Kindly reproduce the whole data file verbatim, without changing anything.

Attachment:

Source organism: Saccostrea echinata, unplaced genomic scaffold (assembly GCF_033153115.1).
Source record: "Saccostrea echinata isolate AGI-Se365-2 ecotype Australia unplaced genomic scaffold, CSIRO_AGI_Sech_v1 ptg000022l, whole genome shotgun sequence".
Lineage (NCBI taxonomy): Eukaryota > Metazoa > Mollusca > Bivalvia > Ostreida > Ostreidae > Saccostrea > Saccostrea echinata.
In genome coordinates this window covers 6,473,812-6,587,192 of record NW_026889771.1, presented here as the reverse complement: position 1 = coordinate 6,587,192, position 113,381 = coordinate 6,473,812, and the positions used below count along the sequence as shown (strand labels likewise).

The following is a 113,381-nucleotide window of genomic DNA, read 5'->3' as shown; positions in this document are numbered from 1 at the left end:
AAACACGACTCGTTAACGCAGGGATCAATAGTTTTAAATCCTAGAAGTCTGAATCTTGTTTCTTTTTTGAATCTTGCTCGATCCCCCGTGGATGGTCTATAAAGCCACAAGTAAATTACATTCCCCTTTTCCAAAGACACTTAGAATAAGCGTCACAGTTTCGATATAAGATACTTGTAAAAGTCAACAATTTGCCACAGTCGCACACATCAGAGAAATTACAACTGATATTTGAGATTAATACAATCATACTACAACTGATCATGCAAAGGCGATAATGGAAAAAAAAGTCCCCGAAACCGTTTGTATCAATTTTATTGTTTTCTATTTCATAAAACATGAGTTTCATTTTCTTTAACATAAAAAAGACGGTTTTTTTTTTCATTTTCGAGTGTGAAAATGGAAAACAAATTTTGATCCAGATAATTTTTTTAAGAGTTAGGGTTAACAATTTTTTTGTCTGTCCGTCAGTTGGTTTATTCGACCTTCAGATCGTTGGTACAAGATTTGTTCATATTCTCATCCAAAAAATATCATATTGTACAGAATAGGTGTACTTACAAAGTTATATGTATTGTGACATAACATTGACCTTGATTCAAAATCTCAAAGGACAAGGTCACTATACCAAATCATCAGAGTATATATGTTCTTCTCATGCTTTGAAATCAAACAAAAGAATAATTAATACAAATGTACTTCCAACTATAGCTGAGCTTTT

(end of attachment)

Source organism: Saccostrea echinata, unplaced genomic scaffold (assembly GCF_033153115.1).
Source record: "Saccostrea echinata isolate AGI-Se365-2 ecotype Australia unplaced genomic scaffold, CSIRO_AGI_Sech_v1 ptg000022l, whole genome shotgun sequence".
Lineage (NCBI taxonomy): Eukaryota > Metazoa > Mollusca > Bivalvia > Ostreida > Ostreidae > Saccostrea > Saccostrea echinata.
In genome coordinates this window covers 6,473,812-6,587,192 of record NW_026889771.1, presented here as the reverse complement: position 1 = coordinate 6,587,192, position 113,381 = coordinate 6,473,812, and the positions used below count along the sequence as shown (strand labels likewise).

The following is a 113,381-nucleotide window of genomic DNA, read 5'->3' as shown; positions in this document are numbered from 1 at the left end:
AAACACGACTCGTTAACGCAGGGATCAATAGTTTTAAATCCTAGAAGTCTGAATCTTGTTTCTTTTTTGAATCTTGCTCGATCCCCCGTGGATGGTCTATAAAGCCACAAGTAAATTACATTCCCCTTTTCCAAAGACACTTAGAATAAGCGTCACAGTTTCGATATAAGATACTTGTAAAAGTCAACAATTTGCCACAGTCGCACACATCAGAGAAATTACAACTGATATTTGAGATTAATACAATCATACTACAACTGATCATGCAAAGGCGATAATGGAAAAAAAAGTCCCCGAAACCGTTTGTATCAATTTTATTGTTTTCTATTTCATAAAACATGAGTTTCATTTTCTTTAACATAAAAAAGACGGTTTTTTTTTTCATTTTCGAGTGTGAAAATGGAAAACAAATTTTGATCCAGATAATTTTTTTAAGAGTTAGGGTTAACAATTTTTTTGTCTGTCCGTCAGTTGGTTTATTCGACCTTCAGATCGTTGGTACAAGATTTGTTCATATTCTCATCCAAAAAATATCATATTGTACAGAATAGGTGTACTTACAAAGTTATATGTATTGTGACATAACATTGACCTTGATTCAAAATCTCAAAGGACAAGGTCACTATACCAAATCATCAGAGTATATATGTTCTTCTCATGCTTTGAAATCAAACAAAAGAATAATTAATACAAATGTACTTCCAACTATAGCTGAGCTTTT